Lisa Forrell and Brett Kahr
Street Magic Productions
Kings Head, Islington
Theatre audiences are not unused to seeing Desdemona experience illegal strife in the bedroom; they are not, however, accustomed to seeing her charge for the pleasure.
As the bawdy-house patroness in Lisa Forrell and Brett Kahrs Rue Magique, South Londons Desdemona (Melanie La Barrie) keeps an unlikely house: her thirteen year-old daughter- the ironically named Sugar- undertakes unsavoury chores; a trio of resident prostitutes resemble a subterranean, gritty parody of the Spice Girls; and the regular punters are a motley of gay, masochistic and fat men.
Despite The Kings Heads north London location, there is nothing Angelic about this portrayal of the self-perpetuating, soul-destroying cage of prostitution.
Sugars father is a skeleton in her mothers closet. A skeleton that, when eventually ousted, helps to explain, though not justify, why a mother would reduce her daughter to a commodity - a receptacle of perversion; void of agency, hope, future.
The mise-en-scène is part prison laundrette, part fetish-clinic: the back wall adorned with chains, a crucifix, a cupboard stocked with sardines; centre stage a table, the site of various forms of consumption; three chairs. The rest is barren - fittingly.
The macabre nature of the piece is often, as befitting a musical, farcically portrayed: Desdemonas cleavage is so elevated it threatens to impair her vision; various sets of fish-netted legs lie more open than a twenty-four hour grocery store; Rem (Sugars suitor cum saviour) offers a kick-boxing routine worthy of an arthritic, kilted Scotsman.
When the production threatens to hit notes of poignancy it is hampered by the scale of its crudity (Desdemona encourages her clients to leave your burdens in a womans bowels) and its inflated, song-and-dance energy.
Content and genre are ill-fitting here. The Musical- as a form- can certainly accommodate grave themes. Rue Magique, however, strikes as a thematically serious spectacle that could do with being less spectacular.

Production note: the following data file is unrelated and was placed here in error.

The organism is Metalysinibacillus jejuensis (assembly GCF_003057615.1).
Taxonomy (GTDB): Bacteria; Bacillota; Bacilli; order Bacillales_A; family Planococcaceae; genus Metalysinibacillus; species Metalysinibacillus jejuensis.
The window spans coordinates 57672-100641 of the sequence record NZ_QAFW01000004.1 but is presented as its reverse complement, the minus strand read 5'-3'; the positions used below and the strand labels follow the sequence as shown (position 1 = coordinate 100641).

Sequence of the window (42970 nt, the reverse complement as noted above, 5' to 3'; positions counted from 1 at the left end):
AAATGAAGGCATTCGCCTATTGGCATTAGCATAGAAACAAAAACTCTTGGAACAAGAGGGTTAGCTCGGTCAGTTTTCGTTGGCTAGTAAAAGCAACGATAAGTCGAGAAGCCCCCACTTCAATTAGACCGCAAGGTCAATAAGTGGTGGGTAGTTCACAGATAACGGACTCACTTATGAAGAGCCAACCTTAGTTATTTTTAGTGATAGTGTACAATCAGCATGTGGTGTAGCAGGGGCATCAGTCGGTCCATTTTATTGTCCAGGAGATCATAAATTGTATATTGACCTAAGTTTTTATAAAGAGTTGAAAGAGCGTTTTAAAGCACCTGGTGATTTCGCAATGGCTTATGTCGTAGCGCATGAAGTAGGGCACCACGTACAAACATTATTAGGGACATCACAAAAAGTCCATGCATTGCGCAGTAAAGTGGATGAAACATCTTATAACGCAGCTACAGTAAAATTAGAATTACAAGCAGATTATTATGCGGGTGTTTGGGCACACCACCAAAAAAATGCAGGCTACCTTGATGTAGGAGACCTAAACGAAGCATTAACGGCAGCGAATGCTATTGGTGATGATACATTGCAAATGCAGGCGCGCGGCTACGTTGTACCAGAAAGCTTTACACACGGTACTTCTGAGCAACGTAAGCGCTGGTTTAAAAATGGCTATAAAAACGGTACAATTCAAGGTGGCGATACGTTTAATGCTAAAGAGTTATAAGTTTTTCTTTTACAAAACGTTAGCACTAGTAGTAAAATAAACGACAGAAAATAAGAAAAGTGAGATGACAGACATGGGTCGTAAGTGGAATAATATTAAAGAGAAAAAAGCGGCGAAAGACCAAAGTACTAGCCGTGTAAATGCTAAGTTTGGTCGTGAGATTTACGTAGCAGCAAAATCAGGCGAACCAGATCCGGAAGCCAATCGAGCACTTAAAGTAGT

That said, the piece has its magic moments: Another kind of kiss is a subtle and touching ballad that captures both the anxiety of broken women and the earnest, pleading will of a love-struck young man; You belong to me - Desdemonas mercantile taunt to her powerless daughter - is delivered with a paralysing intensity; The Vipers song- performed by awaiting clients in the brothels waiting room - is forthcoming in comic relief, if not entirely vital to the narratives fabric.
The pianist (David White) played and conducted with a diligence and delicacy that bespoke a Michelin-starred chef constructing an intricate Bulgarian dessert.
Musically, and vocally, not a hair was out of place.
The effort to diversify the shows thematic focus by weaving a vagrant named Cardboard into the narrative (played with notable understatement by Julian Forsyth) seemed token. Sonia - a hooker of vaguely Eastern European origin - asks Cardboard, You-have-intellect. Why-you-live-like this? The sentiment evoked - that anyone is vulnerable to vagrancy- rightly attempts, if half-heartedly, to debunk conceptions of the homeless as sinister and deserving of their station.
Sugars plight is a sorry one. Desdemona presents a moral ambiguity to puzzle the shrewdest of judges. The author resists a fairy-tale ending: prostitution is a lingering, regressive reality of urban life. Rue Magique has social punch; but perhaps too much Punch and Judy.
Rue Magique is a largely successful, obviously heartfelt production, with a cast capable of steering it through a profitable run in North London. But its no angel.
Reviewer: Ben Aitken